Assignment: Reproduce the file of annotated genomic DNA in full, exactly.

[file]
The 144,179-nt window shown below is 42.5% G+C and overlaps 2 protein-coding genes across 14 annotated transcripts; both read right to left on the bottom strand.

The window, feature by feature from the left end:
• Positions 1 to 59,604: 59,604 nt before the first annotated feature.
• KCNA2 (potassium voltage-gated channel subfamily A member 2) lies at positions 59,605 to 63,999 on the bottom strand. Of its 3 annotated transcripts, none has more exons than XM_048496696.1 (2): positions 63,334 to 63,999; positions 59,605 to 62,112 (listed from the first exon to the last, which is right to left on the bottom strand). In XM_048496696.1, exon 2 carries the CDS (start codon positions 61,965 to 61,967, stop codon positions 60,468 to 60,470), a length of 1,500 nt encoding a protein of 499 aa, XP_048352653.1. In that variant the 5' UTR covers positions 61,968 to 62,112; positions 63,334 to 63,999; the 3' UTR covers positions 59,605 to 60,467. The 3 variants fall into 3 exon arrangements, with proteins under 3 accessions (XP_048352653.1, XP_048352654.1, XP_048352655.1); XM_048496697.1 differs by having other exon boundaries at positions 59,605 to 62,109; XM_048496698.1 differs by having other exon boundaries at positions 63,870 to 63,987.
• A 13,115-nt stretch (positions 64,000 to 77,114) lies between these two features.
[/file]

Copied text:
The 144,179-nt window shown below is 42.5% G+C and overlaps 2 protein-coding genes across 14 annotated transcripts; both read right to left on the bottom strand.

The window, feature by feature from the left end:
• Positions 1 to 59,604: 59,604 nt before the first annotated feature.
• KCNA2 (potassium voltage-gated channel subfamily A member 2) lies at positions 59,605 to 63,999 on the bottom strand. Of its 3 annotated transcripts, none has more exons than XM_048496696.1 (2): positions 63,334 to 63,999; positions 59,605 to 62,112 (listed from the first exon to the last, which is right to left on the bottom strand). In XM_048496696.1, exon 2 carries the CDS (start codon positions 61,965 to 61,967, stop codon positions 60,468 to 60,470), a length of 1,500 nt encoding a protein of 499 aa, XP_048352653.1. In that variant the 5' UTR covers positions 61,968 to 62,112; positions 63,334 to 63,999; the 3' UTR covers positions 59,605 to 60,467. The 3 variants fall into 3 exon arrangements, with proteins under 3 accessions (XP_048352653.1, XP_048352654.1, XP_048352655.1); XM_048496697.1 differs by having other exon boundaries at positions 59,605 to 62,109; XM_048496698.1 differs by having other exon boundaries at positions 63,870 to 63,987.
• A 13,115-nt stretch (positions 64,000 to 77,114) lies between these two features.